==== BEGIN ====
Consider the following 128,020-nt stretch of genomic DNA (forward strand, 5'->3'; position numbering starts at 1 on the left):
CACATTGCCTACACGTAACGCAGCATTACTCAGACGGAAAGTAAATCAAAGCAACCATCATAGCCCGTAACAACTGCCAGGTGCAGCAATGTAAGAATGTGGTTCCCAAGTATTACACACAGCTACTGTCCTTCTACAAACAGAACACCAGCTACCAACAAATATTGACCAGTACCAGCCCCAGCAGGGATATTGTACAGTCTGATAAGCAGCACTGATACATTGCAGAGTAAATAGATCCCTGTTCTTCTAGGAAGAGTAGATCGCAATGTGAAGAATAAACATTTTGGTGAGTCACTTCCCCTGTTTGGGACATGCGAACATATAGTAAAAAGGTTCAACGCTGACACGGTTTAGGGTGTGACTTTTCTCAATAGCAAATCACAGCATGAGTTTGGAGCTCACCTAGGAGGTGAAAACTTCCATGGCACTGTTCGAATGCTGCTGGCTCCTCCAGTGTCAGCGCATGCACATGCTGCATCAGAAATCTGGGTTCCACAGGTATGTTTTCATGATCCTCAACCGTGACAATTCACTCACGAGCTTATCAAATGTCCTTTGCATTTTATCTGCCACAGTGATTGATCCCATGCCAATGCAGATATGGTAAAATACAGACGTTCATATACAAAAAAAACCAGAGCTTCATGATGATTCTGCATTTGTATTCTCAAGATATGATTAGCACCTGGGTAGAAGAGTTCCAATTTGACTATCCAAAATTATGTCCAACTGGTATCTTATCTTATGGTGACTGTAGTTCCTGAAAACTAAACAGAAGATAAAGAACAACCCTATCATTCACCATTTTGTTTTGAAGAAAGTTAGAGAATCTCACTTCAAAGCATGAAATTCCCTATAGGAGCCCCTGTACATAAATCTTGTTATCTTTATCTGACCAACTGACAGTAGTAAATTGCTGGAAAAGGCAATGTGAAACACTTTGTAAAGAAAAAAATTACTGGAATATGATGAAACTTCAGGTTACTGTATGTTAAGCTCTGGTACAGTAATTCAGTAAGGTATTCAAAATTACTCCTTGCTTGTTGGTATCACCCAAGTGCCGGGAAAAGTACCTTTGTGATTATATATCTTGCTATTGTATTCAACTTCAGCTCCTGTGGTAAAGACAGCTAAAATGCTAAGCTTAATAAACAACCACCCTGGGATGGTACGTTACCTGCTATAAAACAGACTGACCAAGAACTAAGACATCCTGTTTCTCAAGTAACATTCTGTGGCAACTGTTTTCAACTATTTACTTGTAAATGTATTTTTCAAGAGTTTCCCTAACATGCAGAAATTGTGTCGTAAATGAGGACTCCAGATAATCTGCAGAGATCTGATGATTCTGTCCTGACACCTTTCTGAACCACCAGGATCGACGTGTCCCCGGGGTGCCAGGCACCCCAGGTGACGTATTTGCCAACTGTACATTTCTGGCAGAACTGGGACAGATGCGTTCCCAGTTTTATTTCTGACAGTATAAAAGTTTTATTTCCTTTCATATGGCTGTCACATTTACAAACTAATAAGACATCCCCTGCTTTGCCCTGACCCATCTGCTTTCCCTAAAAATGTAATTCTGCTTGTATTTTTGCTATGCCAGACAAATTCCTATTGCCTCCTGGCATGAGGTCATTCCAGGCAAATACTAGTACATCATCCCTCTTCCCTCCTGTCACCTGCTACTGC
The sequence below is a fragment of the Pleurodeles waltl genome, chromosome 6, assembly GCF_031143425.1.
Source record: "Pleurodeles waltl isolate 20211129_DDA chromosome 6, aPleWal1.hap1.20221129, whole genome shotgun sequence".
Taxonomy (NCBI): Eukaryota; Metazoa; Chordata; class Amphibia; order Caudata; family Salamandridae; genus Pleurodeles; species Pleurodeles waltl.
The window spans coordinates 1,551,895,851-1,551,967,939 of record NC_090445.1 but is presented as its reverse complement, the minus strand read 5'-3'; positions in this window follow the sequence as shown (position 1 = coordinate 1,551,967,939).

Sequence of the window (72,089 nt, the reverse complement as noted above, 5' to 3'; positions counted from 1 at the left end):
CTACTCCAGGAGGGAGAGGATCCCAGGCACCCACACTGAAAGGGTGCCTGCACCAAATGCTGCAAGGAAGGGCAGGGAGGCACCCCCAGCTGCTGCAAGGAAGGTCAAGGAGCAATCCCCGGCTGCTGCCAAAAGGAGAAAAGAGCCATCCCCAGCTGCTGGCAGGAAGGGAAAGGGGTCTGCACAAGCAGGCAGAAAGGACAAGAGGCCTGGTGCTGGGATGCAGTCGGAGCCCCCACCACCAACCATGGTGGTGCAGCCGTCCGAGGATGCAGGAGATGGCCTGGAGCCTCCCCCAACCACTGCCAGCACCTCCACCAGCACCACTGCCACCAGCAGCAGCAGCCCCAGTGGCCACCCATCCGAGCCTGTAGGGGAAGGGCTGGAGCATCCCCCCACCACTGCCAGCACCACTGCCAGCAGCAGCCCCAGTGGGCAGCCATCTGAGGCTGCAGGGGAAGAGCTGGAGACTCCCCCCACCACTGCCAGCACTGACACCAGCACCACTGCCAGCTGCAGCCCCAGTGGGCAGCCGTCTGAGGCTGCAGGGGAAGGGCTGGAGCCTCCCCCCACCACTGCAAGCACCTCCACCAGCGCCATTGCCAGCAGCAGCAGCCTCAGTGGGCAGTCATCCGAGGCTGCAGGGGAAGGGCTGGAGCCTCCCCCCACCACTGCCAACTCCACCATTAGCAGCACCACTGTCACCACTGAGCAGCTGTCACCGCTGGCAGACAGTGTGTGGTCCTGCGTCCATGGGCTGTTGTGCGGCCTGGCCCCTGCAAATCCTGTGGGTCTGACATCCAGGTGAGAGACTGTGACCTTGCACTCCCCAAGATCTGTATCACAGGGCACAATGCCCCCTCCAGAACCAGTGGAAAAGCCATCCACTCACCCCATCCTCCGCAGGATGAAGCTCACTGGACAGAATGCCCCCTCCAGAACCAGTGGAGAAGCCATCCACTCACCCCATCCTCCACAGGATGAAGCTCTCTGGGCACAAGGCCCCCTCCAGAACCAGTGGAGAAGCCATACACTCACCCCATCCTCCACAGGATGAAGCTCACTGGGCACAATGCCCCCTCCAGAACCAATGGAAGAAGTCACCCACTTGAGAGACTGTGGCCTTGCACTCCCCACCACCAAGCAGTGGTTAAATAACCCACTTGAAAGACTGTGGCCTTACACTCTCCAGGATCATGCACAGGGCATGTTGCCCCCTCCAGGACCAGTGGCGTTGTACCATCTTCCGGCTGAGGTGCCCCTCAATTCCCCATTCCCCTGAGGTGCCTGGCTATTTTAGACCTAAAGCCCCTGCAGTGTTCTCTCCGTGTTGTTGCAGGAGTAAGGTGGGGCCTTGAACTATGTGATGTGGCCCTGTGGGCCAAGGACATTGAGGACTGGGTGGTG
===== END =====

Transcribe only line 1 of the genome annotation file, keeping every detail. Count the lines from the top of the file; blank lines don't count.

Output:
Consider the following 128,020-nt stretch of genomic DNA (forward strand, 5'->3'; position numbering starts at 1 on the left):